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Joel Garner

Joel Garner
Personal information
Born (1952-12-16) 16 December 1952 (age 71)
Christ Church, Barbados
NicknameBig Bird
Height6 ft 8 in (2.03 m)
BowlingRight arm fast
International information
National side
Test debut (cap 160)18 February 1977 v Pakistan
Last Test15 March 1987 v New Zealand
ODI debut (cap 21)16 March 1977 v Pakistan
Last ODI28 March 1987 v New Zealand
Domestic team information
1982/83South Australia
Career statistics
Competition Test ODI FC LA
Matches 58 98 214 256
Runs scored 672 239 2,964 1,023
Batting average 12.44 9.19 16.74 11.75
100s/50s 0/1 0/0 1/8 0/1
Top score 60 37 104 59*
Balls bowled 13,169 5,330 39,829 13,359
Wickets 259 146 881 397
Bowling average 20.97 18.84 18.53 16.61
5 wickets in innings 7 3 48 10
10 wickets in match 0 0 7 0
Best bowling 6/56 5/31 8/31 6/29
Catches/stumpings 42/– 30/– 129/– 71/–
Medal record
Men's Cricket
Representing  West Indies
ICC Cricket World Cup
Winner 1979 England
Runner-up 1983 England and Wales
Source: Cricinfo, 13 September 2009

Joel Garner (born 16 December 1952) is a former West Indian cricketer, and a member of the highly regarded late 1970s and early 1980s West Indies cricket teams. Garner is the highest ranked One Day International bowler according to the ICC best-ever bowling ratings,[1] and is 37th in Tests.[2] Garner was a member of the West Indies teams that won their second world title in the 1979 Cricket World Cup as well as finishing as runners-up at the 1983 Cricket World Cup.

In conjunction with fellow fast bowlers Michael Holding, Andy Roberts, Colin Croft, and later Malcolm Marshall, Curtly Ambrose, and Courtney Walsh, the West Indies reached unprecedented heights in the Test and one-day cricket arenas, not losing a Test series in 15 years.

In 2010, Garner was inducted into the ICC Cricket Hall of Fame.[3]

Early life

Joel Garner was born in Enterprise, Christ Church, Barbados. Enterprise was a "scattering of houses among fields of sugar cane". Garner was the older of two boys. When he and his brother were very young, his parents migrated to Canada and the United States and they were left in the care of their grandparents. Cricket was popular and Garner played it as a child. He first attended St Christopher's boys primary school which was held in the local Anglican Church. He attended secondary school at Foundation Boys and played cricket for the school where he played as an all rounder. When selected for a school team coached by Seymour Nurse, He was told by Seymour Nurse "What's a big fellow like you doing batting or trying to bat? You're much too big to be a batsman...with your height, son, you should be bowling, fast". Seymour Nurse spent time coaching Garner on how to take full advantage of his height when bowling. He then attended coaching sessions organized by Charlie Griffith and Gary Sobers. Griffith taught Garner to bowl a yorker that swung in the air and how to use a bouncer effectively.[4]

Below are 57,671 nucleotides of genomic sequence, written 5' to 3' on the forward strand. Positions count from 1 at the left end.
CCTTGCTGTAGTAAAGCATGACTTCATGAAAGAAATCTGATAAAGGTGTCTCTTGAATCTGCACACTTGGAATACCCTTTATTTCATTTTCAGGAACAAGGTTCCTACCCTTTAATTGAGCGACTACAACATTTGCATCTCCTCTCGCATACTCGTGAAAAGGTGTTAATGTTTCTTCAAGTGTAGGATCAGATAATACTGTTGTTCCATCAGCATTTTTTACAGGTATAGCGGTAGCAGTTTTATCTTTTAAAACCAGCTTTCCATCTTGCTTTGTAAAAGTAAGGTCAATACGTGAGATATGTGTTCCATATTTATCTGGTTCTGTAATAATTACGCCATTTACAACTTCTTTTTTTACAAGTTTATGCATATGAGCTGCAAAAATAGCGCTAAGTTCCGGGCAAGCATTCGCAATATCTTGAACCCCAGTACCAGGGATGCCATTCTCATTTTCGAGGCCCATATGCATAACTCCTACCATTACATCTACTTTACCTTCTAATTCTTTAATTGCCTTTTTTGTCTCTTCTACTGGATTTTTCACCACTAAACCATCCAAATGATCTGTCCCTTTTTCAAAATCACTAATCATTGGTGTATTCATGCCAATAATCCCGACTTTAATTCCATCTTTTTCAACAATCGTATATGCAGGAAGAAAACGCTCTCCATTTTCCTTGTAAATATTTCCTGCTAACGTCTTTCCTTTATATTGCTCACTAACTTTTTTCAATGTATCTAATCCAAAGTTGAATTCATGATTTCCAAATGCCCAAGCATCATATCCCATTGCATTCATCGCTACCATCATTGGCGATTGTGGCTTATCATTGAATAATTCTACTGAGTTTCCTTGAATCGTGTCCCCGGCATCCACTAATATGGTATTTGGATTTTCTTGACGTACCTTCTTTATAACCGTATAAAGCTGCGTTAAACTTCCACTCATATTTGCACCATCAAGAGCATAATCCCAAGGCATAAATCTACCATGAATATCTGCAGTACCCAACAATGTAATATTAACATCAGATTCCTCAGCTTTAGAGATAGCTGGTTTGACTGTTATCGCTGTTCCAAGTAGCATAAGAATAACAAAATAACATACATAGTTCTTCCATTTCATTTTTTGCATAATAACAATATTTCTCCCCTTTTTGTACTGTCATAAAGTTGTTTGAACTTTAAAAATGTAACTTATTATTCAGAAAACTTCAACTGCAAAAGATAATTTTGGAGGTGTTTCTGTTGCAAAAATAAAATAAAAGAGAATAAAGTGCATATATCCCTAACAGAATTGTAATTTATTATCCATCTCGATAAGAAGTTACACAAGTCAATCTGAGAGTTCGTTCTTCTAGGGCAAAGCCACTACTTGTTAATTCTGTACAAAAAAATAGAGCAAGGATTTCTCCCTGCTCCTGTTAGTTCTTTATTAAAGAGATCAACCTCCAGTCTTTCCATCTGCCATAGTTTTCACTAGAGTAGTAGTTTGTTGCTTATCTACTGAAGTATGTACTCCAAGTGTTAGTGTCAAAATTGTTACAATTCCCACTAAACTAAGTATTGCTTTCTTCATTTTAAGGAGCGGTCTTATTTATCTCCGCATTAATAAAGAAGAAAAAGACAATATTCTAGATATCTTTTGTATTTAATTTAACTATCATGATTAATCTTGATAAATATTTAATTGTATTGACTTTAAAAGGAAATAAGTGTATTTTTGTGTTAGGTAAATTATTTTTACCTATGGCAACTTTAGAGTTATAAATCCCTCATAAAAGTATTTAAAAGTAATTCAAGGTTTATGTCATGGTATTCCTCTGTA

Garner first came to the attention of Somerset whilst playing for Littleborough in the Central Lancashire League. He replaced Sir Garry Sobers as the club's paid man for the 1976 season, continuing in the role for the 1977 and 1978 seasons. During his three-year stay at Littleborough he amassed over 1500 runs with the bat and took 334 wickets at 9.34 runs apiece.

Joel Garner signed for Somerset for the start of the 1977 season. Brian Rose, who captained Garner at Somerset thought that when Garner bowled, his bounce was "always too steep to drive, often to even play forward".[5] He took 338 First Class wickets at an average of 18.10 during his time at Somerset and was considered the best fast bowler to play for the county.[6] Garner said of Somerset “The people are relaxed and I found people friendlier here. They never hassled you, you could go about your business and I just fit in”.[6]